The Extra Mile
Compiled by Assoc Prof Dr Tan Toh Wah (firstname.lastname@example.org)
Even though ODL learners are expected to spend at least 80 percent of their study time doing self-managed learning, the majority of our learners still consider face-to-face sessions with tutors as the most important component in the blended mode of learning.
Learners, especially those at-risk, would especially like to see their tutors go the extra mile to help them stay on track and improve in their studies. The following pointers were distilled from learners whose views I had solicited in order to find out what they would like their tutors to do to help them in their learning journey. Whether all their expectations are reasonable or justified is something that remains open to debate.
Systematic handling of tutorials
Tutors play a crucial role in optimising the tutorials they lead. They need to ensure that learners get the most out of what little time they spend with them.
Learners expect systematic content discussion, meaning they expect to see an orderly build-up instead of seeing their tutors jump back and forth erratically from topic to topic, which can be confusing.
At the same time, tutors must pace their delivery in such a way that it is neither too fast nor too slow for the learners.
Building rapport with learners
Despite living in a technological age, the human touch is still valued. Tutors should attempt to develop rapport with their learners to make sure that communication channels remain smooth and open.
Learners want to be treated as friends; there should be respect but there should also be a degree of closeness.
Also, tutors should try to understand the limitations of working adults who have to juggle work, studies and family.
Guiding the Learners in completing assignments
Tutors are expected to be knowledgeable and well-prepared so that they can provide definitions, explanations, examples and relevant information other than what is already in the modules.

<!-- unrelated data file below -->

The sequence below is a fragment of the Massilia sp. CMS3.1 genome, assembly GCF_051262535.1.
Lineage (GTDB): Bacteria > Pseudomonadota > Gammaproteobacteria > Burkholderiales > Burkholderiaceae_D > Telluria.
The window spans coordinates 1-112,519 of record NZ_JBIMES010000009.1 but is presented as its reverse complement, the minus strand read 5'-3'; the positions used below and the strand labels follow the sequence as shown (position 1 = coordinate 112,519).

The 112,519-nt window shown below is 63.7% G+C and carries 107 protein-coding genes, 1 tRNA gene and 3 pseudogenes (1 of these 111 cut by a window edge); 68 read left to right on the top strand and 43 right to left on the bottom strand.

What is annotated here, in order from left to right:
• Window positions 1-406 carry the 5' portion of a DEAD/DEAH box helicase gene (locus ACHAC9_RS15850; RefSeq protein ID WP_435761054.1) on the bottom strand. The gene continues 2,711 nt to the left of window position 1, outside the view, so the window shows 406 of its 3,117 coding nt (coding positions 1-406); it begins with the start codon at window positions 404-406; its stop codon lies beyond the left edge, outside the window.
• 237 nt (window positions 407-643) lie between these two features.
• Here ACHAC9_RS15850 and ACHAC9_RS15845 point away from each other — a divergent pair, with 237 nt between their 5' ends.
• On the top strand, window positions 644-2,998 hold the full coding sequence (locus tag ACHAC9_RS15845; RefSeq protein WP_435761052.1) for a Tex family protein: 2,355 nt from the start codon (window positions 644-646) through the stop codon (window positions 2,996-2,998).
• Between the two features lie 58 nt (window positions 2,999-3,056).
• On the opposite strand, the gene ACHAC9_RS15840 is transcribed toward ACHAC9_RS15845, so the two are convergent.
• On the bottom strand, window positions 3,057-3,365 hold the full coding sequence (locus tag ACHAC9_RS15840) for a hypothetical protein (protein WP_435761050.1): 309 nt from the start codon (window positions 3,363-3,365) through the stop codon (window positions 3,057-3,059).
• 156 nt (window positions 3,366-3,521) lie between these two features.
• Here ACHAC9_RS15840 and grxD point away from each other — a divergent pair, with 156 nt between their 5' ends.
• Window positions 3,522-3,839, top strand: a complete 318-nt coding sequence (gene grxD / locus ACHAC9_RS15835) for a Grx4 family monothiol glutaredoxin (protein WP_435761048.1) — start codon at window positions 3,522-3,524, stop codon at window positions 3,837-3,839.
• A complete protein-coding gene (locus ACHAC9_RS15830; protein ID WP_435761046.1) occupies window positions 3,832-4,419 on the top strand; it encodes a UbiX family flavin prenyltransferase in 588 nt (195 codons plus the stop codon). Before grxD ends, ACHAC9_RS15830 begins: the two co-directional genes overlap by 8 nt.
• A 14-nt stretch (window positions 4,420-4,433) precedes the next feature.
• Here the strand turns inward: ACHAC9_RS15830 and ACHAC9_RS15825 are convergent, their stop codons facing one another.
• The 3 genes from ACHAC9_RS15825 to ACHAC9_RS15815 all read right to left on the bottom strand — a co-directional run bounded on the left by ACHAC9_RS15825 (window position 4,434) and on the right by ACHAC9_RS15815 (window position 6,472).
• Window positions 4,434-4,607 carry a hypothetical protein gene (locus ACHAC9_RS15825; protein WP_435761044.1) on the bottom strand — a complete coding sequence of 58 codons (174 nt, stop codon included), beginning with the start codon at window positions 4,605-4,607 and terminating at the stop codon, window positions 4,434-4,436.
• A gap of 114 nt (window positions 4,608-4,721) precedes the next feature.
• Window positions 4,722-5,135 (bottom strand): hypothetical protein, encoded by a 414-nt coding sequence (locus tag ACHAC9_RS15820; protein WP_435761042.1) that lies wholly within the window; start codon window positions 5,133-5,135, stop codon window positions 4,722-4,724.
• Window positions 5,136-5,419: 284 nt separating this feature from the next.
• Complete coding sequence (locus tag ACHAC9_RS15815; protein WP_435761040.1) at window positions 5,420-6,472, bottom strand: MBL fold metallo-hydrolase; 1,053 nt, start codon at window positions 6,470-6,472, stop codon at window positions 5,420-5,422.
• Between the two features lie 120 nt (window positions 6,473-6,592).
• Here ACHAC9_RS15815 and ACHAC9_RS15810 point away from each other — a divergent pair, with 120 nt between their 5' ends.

They should be able to answer questions put forward by the learners instead of posing the questions back to the learners.
Learners can look for the answers themselves, but they need guidance on how to filter and use that information effectively. This will be useful especially when it comes to working on their assignments.
Providing additional learning materials
The modules only provide the basic knowledge required by learners to get them started with their courses. To excel, they need to refer beyond the modules.
Learners expect their tutors to provide them with additional learning materials to further reinforce their learning. These include lecture notes, handouts, power point slides, topic summaries and past year questions.
Before we jump to the conclusion that learners are unhappy with their tutors, I would like to reiterate that the majority of our learners are satisfied, if not happy, with their tutors and think of them as helpful and approachable.
However, many feel that their tutors could be even more effective if they make the effort to deliver added value to tutorial sessions by taking into consideration the expectations sketched above.